Every snow contracting business owner should, from time to time, take an introspective look at how they are doing business. One of the things that can keep you up at night is: “What can sink my business?” All owners think of this on occasion. It’s the same for small contractors and those who have been around for decades and measure their revenues in tens of millions of dollars.
So, what can go wrong? Unfortunately many things. Top of the list is cash flow. It’s not a lack of profit that sends companies to bankruptcy or closure — it is a lack of cash. When you run out of cash and cannot pay the bills, it’s over before you know it. It actually sneaks up on you and startles you when it occurs.
We talk about liability issues all the time. And snow contractors often fear the inherent liability that comes with being in the snow business. However, it’s much easier to protect the company from liability than it is from cash flow problems. Proper and diligent documentation is a great hedge against the inevitable lawsuit that plagues our industry.
But the best hedge against your business tanking is — wait for it — education. Education is so readily available to everyone in our business that there is no excuse for being ignorant about business issues, be they financial, liability or managerial. There is a very poignant colloquialism that says: “You can’t fix stupid.” That might be true, however, most who venture into the snow business are not stupid. They may be ignorant as to what it takes to run a business. The definition if ignorance is “lack of knowledge or information.” The good news is we can fix ignorance.
There are many avenues to combat ignorance: Trade associations are dedicated to educating snow contractors (and their staff) about business, insurance, documentation, technology, equipment — the list is almost endless.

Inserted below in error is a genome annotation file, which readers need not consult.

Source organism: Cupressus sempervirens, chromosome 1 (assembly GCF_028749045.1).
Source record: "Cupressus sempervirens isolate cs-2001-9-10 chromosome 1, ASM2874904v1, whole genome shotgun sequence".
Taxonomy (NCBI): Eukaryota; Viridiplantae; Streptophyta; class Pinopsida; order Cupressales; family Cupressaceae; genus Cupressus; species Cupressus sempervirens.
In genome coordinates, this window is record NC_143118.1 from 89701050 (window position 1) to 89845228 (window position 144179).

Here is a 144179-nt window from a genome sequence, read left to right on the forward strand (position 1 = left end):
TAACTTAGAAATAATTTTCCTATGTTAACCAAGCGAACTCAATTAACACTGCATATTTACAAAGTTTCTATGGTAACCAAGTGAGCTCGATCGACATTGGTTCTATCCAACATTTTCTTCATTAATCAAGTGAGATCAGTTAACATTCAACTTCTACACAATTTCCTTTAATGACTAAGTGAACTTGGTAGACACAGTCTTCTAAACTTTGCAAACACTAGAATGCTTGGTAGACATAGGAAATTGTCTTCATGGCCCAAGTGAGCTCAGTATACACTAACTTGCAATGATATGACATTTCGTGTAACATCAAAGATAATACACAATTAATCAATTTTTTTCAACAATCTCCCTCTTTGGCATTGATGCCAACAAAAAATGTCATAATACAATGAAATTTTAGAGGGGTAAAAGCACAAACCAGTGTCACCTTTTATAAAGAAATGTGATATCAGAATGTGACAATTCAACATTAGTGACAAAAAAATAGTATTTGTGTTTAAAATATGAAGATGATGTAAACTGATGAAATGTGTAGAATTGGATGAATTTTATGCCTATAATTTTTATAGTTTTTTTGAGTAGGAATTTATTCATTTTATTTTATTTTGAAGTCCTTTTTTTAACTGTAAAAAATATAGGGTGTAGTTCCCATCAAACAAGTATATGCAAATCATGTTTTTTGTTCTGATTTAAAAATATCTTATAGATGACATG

I have spoken to snow business owners who have told me, “I’m too busy to go to an educational session.” On the flip side, I have a client who, in the span of four years, grew their snow business revenues from $300,000 a year to $3 million a year. Profits grew 100 fold. This contractor has over $1 million in the bank, purchased a $1.5-million facility, has profit sharing with the long-term employees and paid off all the company’s outstanding debt. This contractor makes no bones about it — success came from education.
Attending snow industry trade shows, becoming members of both snow trade associations, going through the ISO SN9001 certification process and attending four to six educational events per year at Snowfighters Institute made all the difference. Of course, applying what one learns is paramount. Trusting those who provide such education helps, too.
In my humble opinion, the largest and most dangerous liability issue facing snow contractors (large and small) is ignorance. And, it can be overcome. Seek out knowledge. And apply what you learn. Rub elbows with successful contractors. Don’t be afraid to take chances, and do not fear failure.
My favorite quote from Michael Jordon is: “I’ve missed more than 9,000 shots in my career. I’ve lost almost 300 games. Twenty-six times I’ve been trusted to take the game-winning shot and missed. I’ve failed over and over and over again in my life. And that is why I succeed.”